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Some Ad-Hoc Web Development Tools
In my job here at HP, I often need to reproduce bugs in our webOS browser or test out little web services. There are two tools I'm using more and more for these little ad-hoc tasks.

First is Dropbox. I've been using Dropbox for a few years now to sync files between my various computers, and it works great for that. What I've been playing with a lot lately is the Public folder. Anything you put in that folder becomes available to other users or devices via a easily copied URL. You can use that URL both as HTTP and HTTPS, and it seems to support a wide range of content types without problem.

My best practice is to put things in subfolders of public with not-easily guessable names. All the URLs for public items look like http://dl.dropbox.com/u//, so while you can't get an index and see all the public items someone has up, putting everything into the root folder means that its easier for people to guess the URLs for items that you might have up.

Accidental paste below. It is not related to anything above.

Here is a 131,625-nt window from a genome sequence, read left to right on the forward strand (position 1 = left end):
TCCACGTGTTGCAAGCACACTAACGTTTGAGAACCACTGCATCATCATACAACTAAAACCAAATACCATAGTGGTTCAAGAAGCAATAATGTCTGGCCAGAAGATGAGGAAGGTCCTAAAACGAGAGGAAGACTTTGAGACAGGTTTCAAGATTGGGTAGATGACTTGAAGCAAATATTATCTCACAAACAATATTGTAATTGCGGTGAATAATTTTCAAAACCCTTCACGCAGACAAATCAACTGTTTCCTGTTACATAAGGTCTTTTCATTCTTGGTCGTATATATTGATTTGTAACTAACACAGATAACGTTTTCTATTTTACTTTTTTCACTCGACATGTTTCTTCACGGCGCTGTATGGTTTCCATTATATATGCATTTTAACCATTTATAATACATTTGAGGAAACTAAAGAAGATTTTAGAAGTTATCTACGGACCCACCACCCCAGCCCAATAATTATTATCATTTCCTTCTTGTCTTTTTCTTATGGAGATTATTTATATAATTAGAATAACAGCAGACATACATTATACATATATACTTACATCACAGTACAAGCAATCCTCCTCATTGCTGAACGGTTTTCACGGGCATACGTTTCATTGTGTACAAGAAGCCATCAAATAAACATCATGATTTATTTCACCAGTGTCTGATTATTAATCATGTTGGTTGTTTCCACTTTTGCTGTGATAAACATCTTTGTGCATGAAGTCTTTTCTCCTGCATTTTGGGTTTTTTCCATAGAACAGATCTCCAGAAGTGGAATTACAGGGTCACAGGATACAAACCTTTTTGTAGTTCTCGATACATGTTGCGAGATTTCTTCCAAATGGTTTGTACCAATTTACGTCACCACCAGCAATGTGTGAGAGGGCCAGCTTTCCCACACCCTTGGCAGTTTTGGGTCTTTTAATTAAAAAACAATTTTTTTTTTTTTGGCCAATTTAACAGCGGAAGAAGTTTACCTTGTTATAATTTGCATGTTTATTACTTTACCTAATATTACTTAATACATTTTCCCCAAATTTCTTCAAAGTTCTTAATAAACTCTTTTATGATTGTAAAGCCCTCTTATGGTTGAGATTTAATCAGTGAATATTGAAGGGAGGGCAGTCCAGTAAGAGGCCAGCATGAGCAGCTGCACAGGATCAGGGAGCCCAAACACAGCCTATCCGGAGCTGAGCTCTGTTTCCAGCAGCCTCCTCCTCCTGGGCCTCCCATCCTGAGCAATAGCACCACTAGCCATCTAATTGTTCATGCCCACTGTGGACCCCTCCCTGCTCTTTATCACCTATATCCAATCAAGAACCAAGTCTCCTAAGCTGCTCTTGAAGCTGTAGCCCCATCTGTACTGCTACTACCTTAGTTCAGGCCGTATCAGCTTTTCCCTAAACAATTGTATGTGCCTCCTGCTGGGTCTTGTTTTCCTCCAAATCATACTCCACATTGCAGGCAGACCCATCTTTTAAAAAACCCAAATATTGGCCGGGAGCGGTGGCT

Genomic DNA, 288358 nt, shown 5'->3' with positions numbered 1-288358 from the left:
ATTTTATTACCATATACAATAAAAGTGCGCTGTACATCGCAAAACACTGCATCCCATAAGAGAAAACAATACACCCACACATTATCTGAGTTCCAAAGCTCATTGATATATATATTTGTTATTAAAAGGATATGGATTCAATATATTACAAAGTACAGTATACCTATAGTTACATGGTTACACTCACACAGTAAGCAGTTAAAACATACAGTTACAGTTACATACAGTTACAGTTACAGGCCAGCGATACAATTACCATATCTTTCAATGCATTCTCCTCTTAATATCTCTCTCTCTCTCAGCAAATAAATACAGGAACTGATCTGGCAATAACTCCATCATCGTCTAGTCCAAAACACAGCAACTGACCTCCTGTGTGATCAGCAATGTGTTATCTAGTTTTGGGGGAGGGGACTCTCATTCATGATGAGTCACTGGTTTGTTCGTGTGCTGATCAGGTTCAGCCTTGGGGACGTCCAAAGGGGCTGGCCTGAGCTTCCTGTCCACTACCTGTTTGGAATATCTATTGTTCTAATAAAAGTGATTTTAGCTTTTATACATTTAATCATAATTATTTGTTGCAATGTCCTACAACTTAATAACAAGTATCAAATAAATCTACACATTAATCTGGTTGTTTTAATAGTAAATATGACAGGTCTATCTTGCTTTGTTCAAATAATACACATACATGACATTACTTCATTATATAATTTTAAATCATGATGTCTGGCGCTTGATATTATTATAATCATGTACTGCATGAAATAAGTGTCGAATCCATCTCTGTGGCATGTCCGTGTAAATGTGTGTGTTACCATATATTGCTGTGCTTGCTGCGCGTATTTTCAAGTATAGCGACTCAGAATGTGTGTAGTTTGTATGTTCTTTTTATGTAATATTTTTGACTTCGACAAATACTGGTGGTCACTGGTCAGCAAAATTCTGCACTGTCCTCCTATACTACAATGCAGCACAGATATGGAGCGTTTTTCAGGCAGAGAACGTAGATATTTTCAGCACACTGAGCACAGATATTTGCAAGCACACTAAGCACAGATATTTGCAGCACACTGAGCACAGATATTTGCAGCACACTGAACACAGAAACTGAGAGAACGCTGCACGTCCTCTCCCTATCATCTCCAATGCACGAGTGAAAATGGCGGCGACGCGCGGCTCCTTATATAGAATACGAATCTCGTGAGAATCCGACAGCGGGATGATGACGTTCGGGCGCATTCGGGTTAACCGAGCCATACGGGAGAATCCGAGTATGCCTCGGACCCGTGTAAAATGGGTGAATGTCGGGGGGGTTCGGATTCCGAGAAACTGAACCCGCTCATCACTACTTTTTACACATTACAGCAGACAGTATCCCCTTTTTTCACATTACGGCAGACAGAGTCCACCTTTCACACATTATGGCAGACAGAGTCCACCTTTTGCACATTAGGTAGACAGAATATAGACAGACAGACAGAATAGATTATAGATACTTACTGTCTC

To make it easier to get to those URLs on my devices, I tend to use bit.ly (or it's shorter version, j.mp) to turn the long URL into a short opaque identifier.

A second useful tool is one I just started using last week: http://jsapp.us. I think of this as an equivalent to our own Ares tool, but for node.js server apps. You get a Bespin-based code editor, some file storage, and an easy way to run your node code on their services. You wouldn't want to make giant systems with this, but it's great for writing a 20 line script to test out HTTP error code generation or user authentication methods.

A final tool that I find myself using almost every day is our own Ares Debugger. If you're doing anything webOS and haven't tried it, please go to http://ares.palm.com/AresDebug and try it out. It will suck the JavaScript right off the device or emulator, let you set breakpoints, single step, and inspect variables.